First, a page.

6 Leaf 1996, from Child Custody, Law, and Women’s Work, S Boyd, 2003
7 The Cultural Contradictions of Motherhood, Sharon Hays,1996; The Essential Difference, Simon Baron-Cohen, 2004
8 10-37%, Evaluation of the 2006 family law reforms, R Kaspiew et al, 2009
9 Maccoby 1999, from Child Custody, Law, and Women’s Work, S Boyd, 2003
Maypole Women is a new charity, established to support women and their children before, during and after separation and divorce.
This report provides evidence to show that current family law, as set out by the Children Act 1989, profoundly fails to meet the needs of women and children. Evidence is also produced to suggest the lack of regard to women’s needs has a direct impact on the success rate of court imposed shared care arrangements.
Maypole Women maintains that the needs of children and their primary care givers – almost always mothers – are inter connected, and UK law has a moral and legal duty to consider the needs of women involved in residency and contact disputes. When fathers have genuinely been the primary carer, many of the issues mentioned here will be applicable to them.
Most mothers want their child to have a meaningful relationship with the father (1), yet the obstacles for mothers in supporting contact are rarely mentioned, and often misinterpreted. An underlying purpose of this report is to portray those barriers to contact. It is our belief that respecting the needs of the primary care giver is essential if children are to reach their full potential, and enjoy quality relationships with both parents after divorce.
Changes to the family law system that would promote shared parenting and significantly improve outcomes for primary carers and children are presented:
• Recognition of primary care, replacing the current terms ‘residency’ and ‘contact’ with the terms:
o Primary Care (for the primary caregiver, replacing ‘residency’), and
o Maternal/paternal Care (for the parent in the supportive, rather than primary
care, role – replacing ‘contact’)
so that children’s care, including primary care, and parental roles(2) are protected and maintained from pre separated to separated family, providing children with continuity of care.
• Protection from domestic violence and sex offenders: safety must be prioritised before contact, and Parental Responsibility must rest on consistent, safe and responsible parenting.
• Meeting the long term economic needs of primary care givers, including the provision of training and support to enable primary carers to achieve economic equality and independence after separation.
The concept of ‘shared care’ is therefore embraced as a goal for all parents, but is used here as used by Cafcass3 and others to indicate arrangements where children spent significant amounts of over night contact with both parents, also called ‘equal parenting’ and ‘joint residency’.
The term ‘domestic violence’ is used here interchangeably with ‘domestic abuse’, to indicate a misuse of power and control. The term ‘violence’ can detract from the coercive nature of emotional abuse, which women typically report to be the most frustrating and painful.
1 Perry 1992, Laing 1999, from Child Custody, Law, and Women’s Work, S Boyd, 2003; Women’s narratives, Maypole Women 2010
2 When that parenting is safe and responsible
The first day of this week, January 10th, is called D-Day, or Divorce Day. It’s the busiest time of the year for solicitors as estranged couples split – and it is women who are most likely to be initiating a divorce.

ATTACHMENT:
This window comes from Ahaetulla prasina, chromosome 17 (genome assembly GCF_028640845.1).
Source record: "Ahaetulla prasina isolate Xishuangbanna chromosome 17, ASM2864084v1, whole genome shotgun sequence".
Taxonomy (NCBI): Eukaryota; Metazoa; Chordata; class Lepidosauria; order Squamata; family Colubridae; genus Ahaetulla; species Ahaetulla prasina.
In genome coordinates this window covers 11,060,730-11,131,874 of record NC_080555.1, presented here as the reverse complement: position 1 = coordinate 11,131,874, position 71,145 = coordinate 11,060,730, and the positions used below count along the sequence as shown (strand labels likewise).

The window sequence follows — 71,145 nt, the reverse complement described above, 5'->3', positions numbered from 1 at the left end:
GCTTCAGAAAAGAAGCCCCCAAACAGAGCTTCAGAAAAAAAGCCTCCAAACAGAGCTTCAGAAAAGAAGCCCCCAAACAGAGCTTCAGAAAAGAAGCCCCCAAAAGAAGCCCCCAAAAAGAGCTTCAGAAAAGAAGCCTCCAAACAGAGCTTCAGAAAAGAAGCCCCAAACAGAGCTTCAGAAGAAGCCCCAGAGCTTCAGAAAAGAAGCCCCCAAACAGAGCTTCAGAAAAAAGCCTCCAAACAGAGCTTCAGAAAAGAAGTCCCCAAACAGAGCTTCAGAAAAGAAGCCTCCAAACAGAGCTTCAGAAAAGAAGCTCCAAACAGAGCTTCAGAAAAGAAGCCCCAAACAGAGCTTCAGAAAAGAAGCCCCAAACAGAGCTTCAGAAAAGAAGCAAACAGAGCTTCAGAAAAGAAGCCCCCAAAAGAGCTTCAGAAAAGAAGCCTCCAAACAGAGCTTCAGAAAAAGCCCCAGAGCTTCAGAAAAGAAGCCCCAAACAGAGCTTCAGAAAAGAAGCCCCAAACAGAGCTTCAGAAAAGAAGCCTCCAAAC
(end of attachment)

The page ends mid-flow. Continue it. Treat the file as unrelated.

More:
That’s never a good time, but we have some positive news for all women on that journey, as Maypole has been awarded a £10,000 Awards for All lottery grant to redevelop our website. The new site will offer more information, advice and support, and will enable us to offer a membership scheme and a secure self help forum.
The present site was designed and built by Rosalind, co-founder of Maypole: ‘As my first web site it’s suited us well but as Maypole grows we need more sophisticated design and functionality, and that’s way beyond my limited web design skills!’.
Jennifer (other!) co-founder of Maypole, says ‘the new site will be easier to find in search engines, which is really exciting as it was because we couldn’t find any dedicated support for women on the net that the idea for Maypole grew’.
We have appointed a web designer in Leeds, and look forward to uploading the new site in the spring. It will be at the same web address, and you will be first to hear of the launch.
Maypole Women’s Charity now has its own Twitter feed. Follow us here or look at the feed to the right of the page.
‘Valuing Motherhood, Meeting the Needs of Women and Children at Separation and Divorce’ report to forward to your MP
Last week Maypole sent a letter and Executive Summary of its report ‘Valuing Motherhood, Meeting the Needs of Women and Children at Separation and Divorce’ to every UK MP, every female member of the House of Lords and male members with a relevant interest.
The report can be read at http://www.maypole.org.uk/research.html
The report sets out the difficulties many women face at separation – issues which are currently not part of the public debate on solutions in family law. The report also explains why the Government’s Bill of Shared Care, to be discssed in 2011, together with a planned emphasis on mediation, would mainly meet the needs of fathers, increase economic gender inequality and harm children. The proposed Bill has a weak research basis whilst the research showing Shared Care can be damaging for a significant minority of women and children is very strong.
Our letter arrived on the desks of the MPs on Tuesday, 19th October. With the evidence fresh in their minds, we are urging people to contact their MPs to register their concern for the proposed Bill, and ask how the Government intends to decrease ineqality and protect vulnerable women and children.
A summary of the report is available at http://www.maypole.org.uk/index.html